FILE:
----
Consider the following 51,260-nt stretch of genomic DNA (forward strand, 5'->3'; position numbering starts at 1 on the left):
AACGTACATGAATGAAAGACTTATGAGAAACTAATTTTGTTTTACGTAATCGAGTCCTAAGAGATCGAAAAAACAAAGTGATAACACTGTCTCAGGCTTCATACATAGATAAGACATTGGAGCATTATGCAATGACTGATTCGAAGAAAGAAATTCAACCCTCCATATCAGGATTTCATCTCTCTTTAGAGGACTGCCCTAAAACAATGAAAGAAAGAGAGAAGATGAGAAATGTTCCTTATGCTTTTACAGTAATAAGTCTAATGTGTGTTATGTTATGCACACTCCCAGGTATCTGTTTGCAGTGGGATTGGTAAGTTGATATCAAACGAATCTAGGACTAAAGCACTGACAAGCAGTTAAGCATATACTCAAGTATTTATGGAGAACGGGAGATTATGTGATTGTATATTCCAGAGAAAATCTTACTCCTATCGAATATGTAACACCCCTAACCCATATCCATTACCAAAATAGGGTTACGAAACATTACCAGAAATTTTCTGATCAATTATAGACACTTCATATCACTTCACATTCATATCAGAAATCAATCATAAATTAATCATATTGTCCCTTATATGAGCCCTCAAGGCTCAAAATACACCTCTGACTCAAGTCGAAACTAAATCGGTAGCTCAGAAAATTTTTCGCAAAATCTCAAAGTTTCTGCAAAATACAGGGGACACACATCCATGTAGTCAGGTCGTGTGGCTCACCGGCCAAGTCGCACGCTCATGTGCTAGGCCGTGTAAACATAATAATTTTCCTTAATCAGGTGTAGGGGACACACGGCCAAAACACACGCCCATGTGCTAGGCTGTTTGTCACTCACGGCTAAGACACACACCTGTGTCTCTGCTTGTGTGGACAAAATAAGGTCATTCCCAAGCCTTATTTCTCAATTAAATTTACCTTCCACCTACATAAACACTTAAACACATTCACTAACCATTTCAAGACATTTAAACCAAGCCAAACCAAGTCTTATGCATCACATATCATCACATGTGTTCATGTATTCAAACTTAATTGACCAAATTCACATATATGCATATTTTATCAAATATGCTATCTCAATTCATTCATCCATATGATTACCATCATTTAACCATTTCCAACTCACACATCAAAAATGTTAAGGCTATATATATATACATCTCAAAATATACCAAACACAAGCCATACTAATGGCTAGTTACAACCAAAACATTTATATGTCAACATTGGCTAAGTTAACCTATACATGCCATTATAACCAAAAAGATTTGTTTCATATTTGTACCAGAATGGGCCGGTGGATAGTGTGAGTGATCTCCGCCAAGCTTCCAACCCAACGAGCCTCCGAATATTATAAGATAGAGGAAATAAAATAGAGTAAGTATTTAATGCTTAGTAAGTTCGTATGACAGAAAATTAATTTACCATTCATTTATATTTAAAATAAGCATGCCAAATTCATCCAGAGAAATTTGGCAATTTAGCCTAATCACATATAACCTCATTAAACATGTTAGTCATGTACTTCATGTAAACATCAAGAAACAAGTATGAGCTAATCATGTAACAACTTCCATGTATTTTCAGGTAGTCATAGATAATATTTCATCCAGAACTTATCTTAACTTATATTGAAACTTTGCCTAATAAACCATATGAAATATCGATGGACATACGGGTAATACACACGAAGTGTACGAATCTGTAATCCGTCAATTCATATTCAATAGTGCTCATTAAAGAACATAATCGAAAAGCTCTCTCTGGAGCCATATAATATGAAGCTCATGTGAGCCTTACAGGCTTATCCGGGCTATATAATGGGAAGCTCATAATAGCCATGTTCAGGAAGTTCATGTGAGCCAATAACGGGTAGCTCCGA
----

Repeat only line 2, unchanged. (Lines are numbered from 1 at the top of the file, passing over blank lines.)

AACGTACATGAATGAAAGACTTATGAGAAACTAATTTTGTTTTACGTAATCGAGTCCTAAGAGATCGAAAAAACAAAGTGATAACACTGTCTCAGGCTTCATACATAGATAAGACATTGGAGCATTATGCAATGACTGATTCGAAGAAAGAAATTCAACCCTCCATATCAGGATTTCATCTCTCTTTAGAGGACTGCCCTAAAACAATGAAAGAAAGAGAGAAGATGAGAAATGTTCCTTATGCTTTTACAGTAATAAGTCTAATGTGTGTTATGTTATGCACACTCCCAGGTATCTGTTTGCAGTGGGATTGGTAAGTTGATATCAAACGAATCTAGGACTAAAGCACTGACAAGCAGTTAAGCATATACTCAAGTATTTATGGAGAACGGGAGATTATGTGATTGTATATTCCAGAGAAAATCTTACTCCTATCGAATATGTAACACCCCTAACCCATATCCATTACCAAAATAGGGTTACGAAACATTACCAGAAATTTTCTGATCAATTATAGACACTTCATATCACTTCACATTCATATCAGAAATCAATCATAAATTAATCATATTGTCCCTTATATGAGCCCTCAAGGCTCAAAATACACCTCTGACTCAAGTCGAAACTAAATCGGTAGCTCAGAAAATTTTTCGCAAAATCTCAAAGTTTCTGCAAAATACAGGGGACACACATCCATGTAGTCAGGTCGTGTGGCTCACCGGCCAAGTCGCACGCTCATGTGCTAGGCCGTGTAAACATAATAATTTTCCTTAATCAGGTGTAGGGGACACACGGCCAAAACACACGCCCATGTGCTAGGCTGTTTGTCACTCACGGCTAAGACACACACCTGTGTCTCTGCTTGTGTGGACAAAATAAGGTCATTCCCAAGCCTTATTTCTCAATTAAATTTACCTTCCACCTACATAAACACTTAAACACATTCACTAACCATTTCAAGACATTTAAACCAAGCCAAACCAAGTCTTATGCATCACATATCATCACATGTGTTCATGTATTCAAACTTAATTGACCAAATTCACATATATGCATATTTTATCAAATATGCTATCTCAATTCATTCATCCATATGATTACCATCATTTAACCATTTCCAACTCACACATCAAAAATGTTAAGGCTATATATATATACATCTCAAAATATACCAAACACAAGCCATACTAATGGCTAGTTACAACCAAAACATTTATATGTCAACATTGGCTAAGTTAACCTATACATGCCATTATAACCAAAAAGATTTGTTTCATATTTGTACCAGAATGGGCCGGTGGATAGTGTGAGTGATCTCCGCCAAGCTTCCAACCCAACGAGCCTCCGAATATTATAAGATAGAGGAAATAAAATAGAGTAAGTATTTAATGCTTAGTAAGTTCGTATGACAGAAAATTAATTTACCATTCATTTATATTTAAAATAAGCATGCCAAATTCATCCAGAGAAATTTGGCAATTTAGCCTAATCACATATAACCTCATTAAACATGTTAGTCATGTACTTCATGTAAACATCAAGAAACAAGTATGAGCTAATCATGTAACAACTTCCATGTATTTTCAGGTAGTCATAGATAATATTTCATCCAGAACTTATCTTAACTTATATTGAAACTTTGCCTAATAAACCATATGAAATATCGATGGACATACGGGTAATACACACGAAGTGTACGAATCTGTAATCCGTCAATTCATATTCAATAGTGCTCATTAAAGAACATAATCGAAAAGCTCTCTCTGGAGCCATATAATATGAAGCTCATGTGAGCCTTACAGGCTTATCCGGGCTATATAATGGGAAGCTCATAATAGCCATGTTCAGGAAGTTCATGTGAGCCAATAACGGGTAGCTCCGA